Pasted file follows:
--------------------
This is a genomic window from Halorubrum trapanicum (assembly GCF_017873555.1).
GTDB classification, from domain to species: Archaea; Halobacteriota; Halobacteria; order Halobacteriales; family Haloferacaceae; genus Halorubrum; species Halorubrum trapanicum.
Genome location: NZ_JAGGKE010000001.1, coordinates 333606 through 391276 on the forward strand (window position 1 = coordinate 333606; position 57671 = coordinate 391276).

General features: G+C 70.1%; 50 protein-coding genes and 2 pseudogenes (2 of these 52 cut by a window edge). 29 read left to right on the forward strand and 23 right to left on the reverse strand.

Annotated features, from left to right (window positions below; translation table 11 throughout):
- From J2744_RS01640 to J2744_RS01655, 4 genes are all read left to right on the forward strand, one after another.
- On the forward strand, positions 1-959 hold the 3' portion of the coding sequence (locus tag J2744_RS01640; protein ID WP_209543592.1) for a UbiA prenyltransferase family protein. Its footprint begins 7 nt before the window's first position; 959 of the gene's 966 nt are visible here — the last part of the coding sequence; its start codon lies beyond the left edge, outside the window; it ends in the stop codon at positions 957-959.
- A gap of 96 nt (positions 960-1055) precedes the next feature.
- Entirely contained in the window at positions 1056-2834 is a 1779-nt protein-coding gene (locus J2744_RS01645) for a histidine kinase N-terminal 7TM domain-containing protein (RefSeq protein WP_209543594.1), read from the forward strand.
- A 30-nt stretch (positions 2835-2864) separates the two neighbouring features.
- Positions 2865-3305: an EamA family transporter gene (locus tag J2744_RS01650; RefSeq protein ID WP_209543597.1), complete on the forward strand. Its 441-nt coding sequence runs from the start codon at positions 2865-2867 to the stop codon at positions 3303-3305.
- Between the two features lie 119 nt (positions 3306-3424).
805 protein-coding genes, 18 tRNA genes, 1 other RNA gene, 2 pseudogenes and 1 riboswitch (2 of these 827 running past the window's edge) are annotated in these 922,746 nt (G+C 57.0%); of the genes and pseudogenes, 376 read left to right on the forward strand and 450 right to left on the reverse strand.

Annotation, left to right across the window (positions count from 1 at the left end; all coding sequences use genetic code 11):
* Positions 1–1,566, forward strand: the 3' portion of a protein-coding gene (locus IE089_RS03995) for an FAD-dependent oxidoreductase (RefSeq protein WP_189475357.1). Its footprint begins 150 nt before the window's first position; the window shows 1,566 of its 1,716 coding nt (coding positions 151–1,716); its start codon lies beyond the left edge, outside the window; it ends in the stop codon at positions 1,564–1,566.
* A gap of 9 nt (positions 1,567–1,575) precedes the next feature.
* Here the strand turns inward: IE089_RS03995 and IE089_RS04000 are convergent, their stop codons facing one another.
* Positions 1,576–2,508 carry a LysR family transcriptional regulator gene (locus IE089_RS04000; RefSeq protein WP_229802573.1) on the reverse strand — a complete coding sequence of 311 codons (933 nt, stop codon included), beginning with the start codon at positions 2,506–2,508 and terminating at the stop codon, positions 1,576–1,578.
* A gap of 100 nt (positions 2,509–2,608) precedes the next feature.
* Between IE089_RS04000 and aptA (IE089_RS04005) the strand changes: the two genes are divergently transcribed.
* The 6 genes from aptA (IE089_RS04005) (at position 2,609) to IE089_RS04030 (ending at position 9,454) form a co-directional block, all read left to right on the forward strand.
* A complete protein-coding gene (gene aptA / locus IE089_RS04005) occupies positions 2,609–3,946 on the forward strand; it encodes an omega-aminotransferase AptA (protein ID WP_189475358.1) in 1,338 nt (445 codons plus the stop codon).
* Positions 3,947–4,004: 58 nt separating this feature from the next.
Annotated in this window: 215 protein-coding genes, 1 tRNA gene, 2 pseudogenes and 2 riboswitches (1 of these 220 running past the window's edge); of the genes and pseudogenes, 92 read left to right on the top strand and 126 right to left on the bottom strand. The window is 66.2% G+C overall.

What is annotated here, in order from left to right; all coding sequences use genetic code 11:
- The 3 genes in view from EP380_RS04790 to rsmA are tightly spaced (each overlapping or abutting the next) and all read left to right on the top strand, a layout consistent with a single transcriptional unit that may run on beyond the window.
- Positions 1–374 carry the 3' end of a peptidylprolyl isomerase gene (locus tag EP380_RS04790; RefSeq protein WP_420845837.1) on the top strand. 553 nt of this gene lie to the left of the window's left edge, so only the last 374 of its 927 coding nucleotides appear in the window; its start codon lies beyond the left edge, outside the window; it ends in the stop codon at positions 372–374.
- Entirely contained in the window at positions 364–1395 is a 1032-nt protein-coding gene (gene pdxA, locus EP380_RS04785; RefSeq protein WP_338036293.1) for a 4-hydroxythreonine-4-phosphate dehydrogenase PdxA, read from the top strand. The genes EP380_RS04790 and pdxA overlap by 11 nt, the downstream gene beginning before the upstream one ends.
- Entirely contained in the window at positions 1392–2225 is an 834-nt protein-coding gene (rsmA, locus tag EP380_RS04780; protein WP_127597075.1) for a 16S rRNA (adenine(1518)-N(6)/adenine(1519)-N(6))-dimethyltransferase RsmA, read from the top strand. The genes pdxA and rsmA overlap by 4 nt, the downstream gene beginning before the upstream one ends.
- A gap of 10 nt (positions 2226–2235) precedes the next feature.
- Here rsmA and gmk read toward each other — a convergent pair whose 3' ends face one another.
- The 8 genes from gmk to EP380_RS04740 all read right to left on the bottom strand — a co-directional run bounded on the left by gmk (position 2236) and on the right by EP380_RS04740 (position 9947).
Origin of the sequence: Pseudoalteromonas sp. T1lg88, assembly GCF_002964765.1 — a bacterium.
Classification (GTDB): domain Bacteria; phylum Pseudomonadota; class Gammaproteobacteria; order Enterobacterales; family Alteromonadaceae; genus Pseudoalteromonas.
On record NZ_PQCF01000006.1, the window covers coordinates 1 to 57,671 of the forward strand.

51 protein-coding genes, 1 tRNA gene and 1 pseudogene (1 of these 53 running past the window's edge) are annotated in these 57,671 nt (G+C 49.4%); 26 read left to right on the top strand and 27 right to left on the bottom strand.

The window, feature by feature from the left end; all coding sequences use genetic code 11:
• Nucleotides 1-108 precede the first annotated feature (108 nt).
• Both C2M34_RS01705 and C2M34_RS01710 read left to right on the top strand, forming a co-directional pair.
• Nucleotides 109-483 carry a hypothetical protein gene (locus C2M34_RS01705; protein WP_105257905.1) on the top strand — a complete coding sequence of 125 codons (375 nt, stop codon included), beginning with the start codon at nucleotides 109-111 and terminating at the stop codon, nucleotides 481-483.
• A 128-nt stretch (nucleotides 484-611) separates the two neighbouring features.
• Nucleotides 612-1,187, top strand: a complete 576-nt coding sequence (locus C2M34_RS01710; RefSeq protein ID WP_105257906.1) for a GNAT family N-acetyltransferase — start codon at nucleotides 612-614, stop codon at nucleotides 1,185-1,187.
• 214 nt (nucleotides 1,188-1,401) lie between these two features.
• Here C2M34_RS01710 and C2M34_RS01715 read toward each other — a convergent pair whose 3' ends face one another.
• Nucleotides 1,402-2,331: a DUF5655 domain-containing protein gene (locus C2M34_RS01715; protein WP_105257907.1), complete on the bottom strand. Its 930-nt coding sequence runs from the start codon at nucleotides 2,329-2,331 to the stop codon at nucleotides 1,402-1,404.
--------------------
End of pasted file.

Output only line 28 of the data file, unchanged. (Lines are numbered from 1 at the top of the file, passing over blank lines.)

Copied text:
- Entirely contained in the window at positions 364–1395 is a 1032-nt protein-coding gene (gene pdxA, locus EP380_RS04785; RefSeq protein WP_338036293.1) for a 4-hydroxythreonine-4-phosphate dehydrogenase PdxA, read from the top strand. The genes EP380_RS04790 and pdxA overlap by 11 nt, the downstream gene beginning before the upstream one ends.